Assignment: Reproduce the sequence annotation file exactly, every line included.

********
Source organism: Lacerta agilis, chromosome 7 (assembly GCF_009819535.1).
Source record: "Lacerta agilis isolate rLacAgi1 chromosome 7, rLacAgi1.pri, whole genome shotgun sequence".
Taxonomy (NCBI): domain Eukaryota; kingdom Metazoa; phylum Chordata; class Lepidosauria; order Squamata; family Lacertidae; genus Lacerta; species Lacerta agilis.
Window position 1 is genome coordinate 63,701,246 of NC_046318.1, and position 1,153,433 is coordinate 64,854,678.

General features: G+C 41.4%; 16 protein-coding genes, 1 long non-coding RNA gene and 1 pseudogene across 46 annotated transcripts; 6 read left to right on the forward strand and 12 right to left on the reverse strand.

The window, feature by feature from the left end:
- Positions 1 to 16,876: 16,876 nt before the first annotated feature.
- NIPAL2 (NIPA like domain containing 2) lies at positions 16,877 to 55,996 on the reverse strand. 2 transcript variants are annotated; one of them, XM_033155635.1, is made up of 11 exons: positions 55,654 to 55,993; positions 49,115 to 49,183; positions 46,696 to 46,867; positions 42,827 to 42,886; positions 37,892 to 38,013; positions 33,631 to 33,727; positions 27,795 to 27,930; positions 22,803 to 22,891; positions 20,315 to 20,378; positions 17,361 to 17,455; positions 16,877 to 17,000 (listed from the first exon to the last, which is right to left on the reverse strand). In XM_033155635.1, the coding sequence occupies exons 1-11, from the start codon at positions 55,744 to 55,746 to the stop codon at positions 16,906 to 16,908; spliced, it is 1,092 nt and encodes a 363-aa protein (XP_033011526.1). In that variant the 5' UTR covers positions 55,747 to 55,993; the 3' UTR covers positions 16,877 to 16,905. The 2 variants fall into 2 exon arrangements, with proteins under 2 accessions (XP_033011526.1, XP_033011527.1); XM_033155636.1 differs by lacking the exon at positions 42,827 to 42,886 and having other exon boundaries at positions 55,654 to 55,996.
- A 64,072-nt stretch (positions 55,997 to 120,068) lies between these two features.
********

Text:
Source organism: Lacerta agilis, chromosome 7 (assembly GCF_009819535.1).
Source record: "Lacerta agilis isolate rLacAgi1 chromosome 7, rLacAgi1.pri, whole genome shotgun sequence".
Taxonomy (NCBI): domain Eukaryota; kingdom Metazoa; phylum Chordata; class Lepidosauria; order Squamata; family Lacertidae; genus Lacerta; species Lacerta agilis.
Window position 1 is genome coordinate 63,701,246 of NC_046318.1, and position 1,153,433 is coordinate 64,854,678.

General features: G+C 41.4%; 16 protein-coding genes, 1 long non-coding RNA gene and 1 pseudogene across 46 annotated transcripts; 6 read left to right on the forward strand and 12 right to left on the reverse strand.

The window, feature by feature from the left end:
- Positions 1 to 16,876: 16,876 nt before the first annotated feature.
- NIPAL2 (NIPA like domain containing 2) lies at positions 16,877 to 55,996 on the reverse strand. 2 transcript variants are annotated; one of them, XM_033155635.1, is made up of 11 exons: positions 55,654 to 55,993; positions 49,115 to 49,183; positions 46,696 to 46,867; positions 42,827 to 42,886; positions 37,892 to 38,013; positions 33,631 to 33,727; positions 27,795 to 27,930; positions 22,803 to 22,891; positions 20,315 to 20,378; positions 17,361 to 17,455; positions 16,877 to 17,000 (listed from the first exon to the last, which is right to left on the reverse strand). In XM_033155635.1, the coding sequence occupies exons 1-11, from the start codon at positions 55,744 to 55,746 to the stop codon at positions 16,906 to 16,908; spliced, it is 1,092 nt and encodes a 363-aa protein (XP_033011526.1). In that variant the 5' UTR covers positions 55,747 to 55,993; the 3' UTR covers positions 16,877 to 16,905. The 2 variants fall into 2 exon arrangements, with proteins under 2 accessions (XP_033011526.1, XP_033011527.1); XM_033155636.1 differs by lacking the exon at positions 42,827 to 42,886 and having other exon boundaries at positions 55,654 to 55,996.
- A 64,072-nt stretch (positions 55,997 to 120,068) lies between these two features.